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There are computational neuroscience research positions available in the Yale University Computational Neurophysiology Laboratory. These positions are appropriate for a student who wishes to perform translational research before pursuing a career or graduate studies in data science, neuroscience or medicine (Computer Science, Bioengineering, Electrical Engineering, Neuroscience, MD/PhD, etc.). The students will work closely with one or more faculty of a team composed of a neurosurgeon (Dr. Dennis Spencer), epileptologist (Dr. Robert Duckrow) and engineer (Dr. Hitten Zaveri). Our research is on epilepsy and functional neurosurgery and the development of novel analysis methods and neurotechnology. 

Primary roles will include:

• Involvement in ongoing clinical research projects, including data collection, preprocessing and computational analysis

• Opportunities for grant writing, abstract and manuscript preparation, and to present locally and at national conferences.

The student will be exposed to data science, clinical neuroscience, neurosurgery, and related fields depending on the student’s interests. 

A major research project is the development of a multimodal brain atlas, requiring the applicant to have the statistical learning, machine learning and deep learning background to understand how human brain signals and images from multiple modalities can be analyzed and fused on a common neuroanatomical framework with other patient derived data. Other projects are focused on computational analysis of complex biomedical time-series, including projects to predict seizures and understand electrical stimulation of the human brain, and the development of novel neurotechnology. The student will gain extensive clinical experience by interacting with epilepsy patients and working collaboratively with the medical team. You are welcome and encouraged to attend department conferences, lectures, and rounds. Mentoring will be provided on how to pursue a career in our respective disciplines, or how to combine basic research and clinical work through a career in academia.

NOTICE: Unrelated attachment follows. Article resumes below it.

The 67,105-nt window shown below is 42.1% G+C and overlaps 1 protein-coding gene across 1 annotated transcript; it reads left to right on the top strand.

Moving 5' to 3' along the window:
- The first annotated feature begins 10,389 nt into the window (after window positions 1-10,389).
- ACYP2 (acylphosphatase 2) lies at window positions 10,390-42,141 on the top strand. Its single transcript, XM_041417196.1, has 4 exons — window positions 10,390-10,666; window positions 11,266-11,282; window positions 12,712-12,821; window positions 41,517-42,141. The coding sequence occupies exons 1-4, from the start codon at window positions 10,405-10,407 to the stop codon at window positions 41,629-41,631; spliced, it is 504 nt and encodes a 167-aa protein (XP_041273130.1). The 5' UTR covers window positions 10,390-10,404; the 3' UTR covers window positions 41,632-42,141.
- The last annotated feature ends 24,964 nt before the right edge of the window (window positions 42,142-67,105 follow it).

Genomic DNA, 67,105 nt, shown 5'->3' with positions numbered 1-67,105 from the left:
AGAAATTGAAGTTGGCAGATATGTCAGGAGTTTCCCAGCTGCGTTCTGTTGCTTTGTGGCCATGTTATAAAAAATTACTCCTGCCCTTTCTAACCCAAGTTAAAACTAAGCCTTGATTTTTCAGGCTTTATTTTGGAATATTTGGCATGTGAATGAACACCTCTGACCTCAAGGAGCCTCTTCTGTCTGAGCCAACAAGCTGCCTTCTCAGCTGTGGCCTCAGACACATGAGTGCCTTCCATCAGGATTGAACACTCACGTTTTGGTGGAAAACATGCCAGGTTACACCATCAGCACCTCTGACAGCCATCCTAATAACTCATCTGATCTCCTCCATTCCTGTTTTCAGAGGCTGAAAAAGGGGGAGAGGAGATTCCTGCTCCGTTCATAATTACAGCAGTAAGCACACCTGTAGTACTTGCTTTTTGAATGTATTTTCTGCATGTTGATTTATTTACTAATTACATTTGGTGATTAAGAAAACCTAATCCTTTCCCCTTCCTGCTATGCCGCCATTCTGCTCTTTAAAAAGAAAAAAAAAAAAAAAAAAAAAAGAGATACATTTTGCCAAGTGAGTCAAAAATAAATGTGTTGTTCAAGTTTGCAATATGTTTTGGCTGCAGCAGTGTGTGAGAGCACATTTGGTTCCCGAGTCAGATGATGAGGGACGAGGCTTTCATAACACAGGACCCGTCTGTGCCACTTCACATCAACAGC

The ideal candidates would be highly motivated, have a strong academic record, an interest in the neurosciences and strong analytic skills (using Python, MATLAB, R, C, C++, etc). Prior experience in biological signal processing, especially electroencephalography (EEG) data, time-series analysis, medical image analysis, statistical learning, machine learning, deep learning, Tensorflow, PyTorch, databases and statistical methods is highly valued. Applications will be reviewed on a first come, first serve basis and strong candidates will be invited to interview.